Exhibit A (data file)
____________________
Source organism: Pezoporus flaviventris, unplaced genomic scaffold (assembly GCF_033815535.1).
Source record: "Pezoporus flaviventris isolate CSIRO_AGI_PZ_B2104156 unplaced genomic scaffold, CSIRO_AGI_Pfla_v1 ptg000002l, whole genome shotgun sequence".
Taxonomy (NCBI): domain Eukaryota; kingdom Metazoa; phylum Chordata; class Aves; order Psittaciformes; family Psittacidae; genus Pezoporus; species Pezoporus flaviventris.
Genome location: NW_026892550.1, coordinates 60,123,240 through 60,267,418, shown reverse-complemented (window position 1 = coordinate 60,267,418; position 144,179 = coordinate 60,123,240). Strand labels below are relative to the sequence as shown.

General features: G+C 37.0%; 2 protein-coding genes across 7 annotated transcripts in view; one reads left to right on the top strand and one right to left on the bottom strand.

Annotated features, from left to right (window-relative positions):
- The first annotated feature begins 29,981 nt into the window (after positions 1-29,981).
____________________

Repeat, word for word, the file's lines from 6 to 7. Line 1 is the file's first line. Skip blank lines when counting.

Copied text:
Annotated features, from left to right (window-relative positions):
- The first annotated feature begins 29,981 nt into the window (after positions 1-29,981).